In my experience, anthology films are usually disappointing. In these movies, for every tale that succeeds, there are often two or three others that fail. Part of the problem is the format’s inherent limitations: It’s really hard to develop a compelling plot with interesting characters in 20 minutes. To try and do it three or four times in one flick is almost impossible. And to try to tie them all together in a clever way? Well, good luck. With their recent anthology Nightmare Alley, filmmakers Walter Ruether and Laurence Holloway have set a herculean task for themselves. Their micro-budget flick crams seven separate stories into one film. I guess it’s admirable to swing for the fences, but they have pretty much set themselves up to fail.
Filmed in what the DVD box proclaims to be “Grind-O-Scope” (which is actually just a filter that adds flaws to the picture à la Grindhouse), Nightmare Alley is a bunch of underdeveloped stories held together with a clunky framing device involving a Cryptkeeper-like host who introduces and comments on each story. While some of these tales have the germ of a promising idea, most are pretty generic, pointless fare. But a couple of them, “Meat” and “Closet Case,” have no real narrative at all and should have been cut from the flick. But, on the bright side, these two episodes do have something to offer. They provide an example of what’s wrong with the movie—and, trust me, it’s a common problem in these days of DIY digital movie making.
Preproduction is extremely important. Polish your script till it shines and previz your film. Storyboard it. Cut it in your head. The finished product will prove that the time was not wasted. The script for Nightmare Alley could’ve used several more drafts. Doing so might’ve allowed the filmmakers to find and develop a much better movie. It would’ve been wiser for the filmmakers to pick three of the strongest tales and then flesh them out into 25-minute pieces. Instead, we have seven 10-minute bits that never get the chance to go anywhere. Ruether seems to have a grasp of filmmaking basics, though they’re shaky at best. A few of the episodes have pretty good cinematography and direction—the camera placement is occasionally effective and there are some decent pickup shots—but more often than not, it’s just point and shoot. I don’t know how much preproduction was done, but I bet a little more planning would’ve resulted in an improved flick. Another valuable part of planning is the casting process. Most of the actors here are amateurish at best, although there are a couple of interesting performances sprinkled throughout—oddly, usually in supporting roles.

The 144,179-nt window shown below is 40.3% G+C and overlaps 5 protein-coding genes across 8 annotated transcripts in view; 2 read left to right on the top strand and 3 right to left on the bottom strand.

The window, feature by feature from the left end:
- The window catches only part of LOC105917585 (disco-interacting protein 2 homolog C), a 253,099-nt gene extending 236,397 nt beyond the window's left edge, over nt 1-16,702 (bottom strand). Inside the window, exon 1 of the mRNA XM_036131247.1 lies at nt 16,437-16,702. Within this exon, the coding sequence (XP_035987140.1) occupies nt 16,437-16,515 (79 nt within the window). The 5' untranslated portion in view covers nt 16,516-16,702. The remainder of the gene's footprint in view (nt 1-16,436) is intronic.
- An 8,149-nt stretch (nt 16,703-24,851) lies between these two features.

But there are some positives too. As I said, there are some good ideas here. With this kind of flick, the ghosts of EC Comics and Creepshow are never far away. The flick starts with a “Nightmare Alley” comic book whose horrific stories are visited on those who read them. That would’ve been a better framing device than the horror host, who has nothing of wit or interest to say. And one element of Nightmare Alley was truly impressive: the sound. Most of these independent, DIY horror flicks have spotty, atrocious sound, but Nightmare Alley has amazing sound throughout. That really helps—if the audience can’t hear the dialogue, there’s a good chance they’ll turn off the flick before the end. Nightmare Alley also had some pretty cool music on its soundtrack. Oh yeah, some of the gore effects rise to the level of serviceable. And there’s a sweet painting of Anton Szandor LaVey in one of the vignettes.
Every film is somebody’s baby and I respect that. It takes a lot to actually write, shoot and finish a film, so kudos to Ruether and company. But Nightmare Alley simply doesn’t work. Next time out, it would serve them well to remember that if it’s not on the page, it won’t show up onscreen.